Media & Press

Facetious and Superfluous Remarks of a Chemistry Student

1 June, 2014

Terry Blaskovits

The second semester moved more quickly than the first, but was academically very successful. During the reading week, I took the train to Southern Ontario to visit a family friend who lives on farm, to help in the maple syrup season. Maple syrup production has always held a certain fascination for me, as it involves wandering around in the woods, unexpected philosophical conversations in the sugar shack, many layers of history and tradition, and (of course!) chemistry.

After much deliberation on whether to return back west to work, to travel or to stay in Québec, I settled on taking on a research internship with a professor in my department, in an environmental analytical chemistry lab. My project is to determine a simple and portable method for analyzing uranium in water, for which I was awarded an NSERC research grant. I am enjoying and savouring my introduction to the world of scientific research, and the lab experience I`m gaining will be very beneficial in my upcoming courses.

I am very happy to be spending the summer here, where the city seemed to bloom in celebration of the end of the school year. The apple blossoms exploded and faded just outside my window, and I spend the warm evenings exploring Old Québec and discovering unfamiliar quarters of the city on my bike. The orchestra season in Lévis wrapped up very well with our final concert at the end of May, and I continued my visits to residents at a long term care facility throughout the semester. I`m also doing my mandatory language course during the spring semester: German! It is the first non-science course in my degree.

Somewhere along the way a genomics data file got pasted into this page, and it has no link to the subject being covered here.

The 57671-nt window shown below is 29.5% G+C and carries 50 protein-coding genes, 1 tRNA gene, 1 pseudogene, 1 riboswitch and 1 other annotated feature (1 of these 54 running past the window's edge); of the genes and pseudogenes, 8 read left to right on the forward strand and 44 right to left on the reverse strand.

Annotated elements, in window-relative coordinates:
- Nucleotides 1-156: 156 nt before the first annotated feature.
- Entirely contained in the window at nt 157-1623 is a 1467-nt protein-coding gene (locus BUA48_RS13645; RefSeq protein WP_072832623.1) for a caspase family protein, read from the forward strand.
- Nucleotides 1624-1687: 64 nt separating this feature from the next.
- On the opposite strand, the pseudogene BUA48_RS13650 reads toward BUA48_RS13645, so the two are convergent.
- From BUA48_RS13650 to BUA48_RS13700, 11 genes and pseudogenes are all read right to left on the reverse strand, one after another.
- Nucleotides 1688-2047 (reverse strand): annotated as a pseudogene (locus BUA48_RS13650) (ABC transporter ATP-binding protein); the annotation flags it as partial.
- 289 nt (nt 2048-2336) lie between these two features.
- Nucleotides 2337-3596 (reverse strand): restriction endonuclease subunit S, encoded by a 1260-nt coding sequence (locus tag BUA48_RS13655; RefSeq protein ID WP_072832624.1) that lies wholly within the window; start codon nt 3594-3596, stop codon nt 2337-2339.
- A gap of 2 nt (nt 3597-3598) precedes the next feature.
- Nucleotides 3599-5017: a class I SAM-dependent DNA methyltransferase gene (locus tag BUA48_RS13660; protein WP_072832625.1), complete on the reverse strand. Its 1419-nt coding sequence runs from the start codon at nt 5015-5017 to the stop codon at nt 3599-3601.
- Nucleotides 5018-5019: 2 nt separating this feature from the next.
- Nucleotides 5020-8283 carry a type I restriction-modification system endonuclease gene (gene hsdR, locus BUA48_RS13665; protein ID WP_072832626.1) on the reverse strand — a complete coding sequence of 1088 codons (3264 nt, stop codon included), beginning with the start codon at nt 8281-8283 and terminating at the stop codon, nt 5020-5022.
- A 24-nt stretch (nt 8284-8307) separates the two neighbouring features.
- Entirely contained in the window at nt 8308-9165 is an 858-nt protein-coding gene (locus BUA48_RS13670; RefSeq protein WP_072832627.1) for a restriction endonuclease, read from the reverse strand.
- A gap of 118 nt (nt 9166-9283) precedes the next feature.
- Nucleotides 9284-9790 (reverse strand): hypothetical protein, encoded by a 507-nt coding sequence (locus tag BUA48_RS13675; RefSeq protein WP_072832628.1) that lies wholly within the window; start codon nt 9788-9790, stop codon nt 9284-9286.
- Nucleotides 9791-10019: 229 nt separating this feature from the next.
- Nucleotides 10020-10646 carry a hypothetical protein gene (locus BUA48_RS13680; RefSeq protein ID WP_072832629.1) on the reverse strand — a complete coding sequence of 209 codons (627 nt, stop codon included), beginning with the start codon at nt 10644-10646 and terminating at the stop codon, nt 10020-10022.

A common reaction I`ve come to expect when I answer the questions “What are you studying?” or “What are you doing this summer?” is one of dismissiveness and perplexity. So many people have the impression that chemistry is very distant and esoteric, but I’ve never understood such a perspective. If I’m asked why on earth I ever wanted to study such a thing, I answer that is because chemistry already is everything around us. How can one not get excited about breathing and photosynthesis and food? I think my personal goal for the rest of my degree will be to work on transmitting this fascination and excitement on to those who ask why I am so passionate about something that seems so arcane.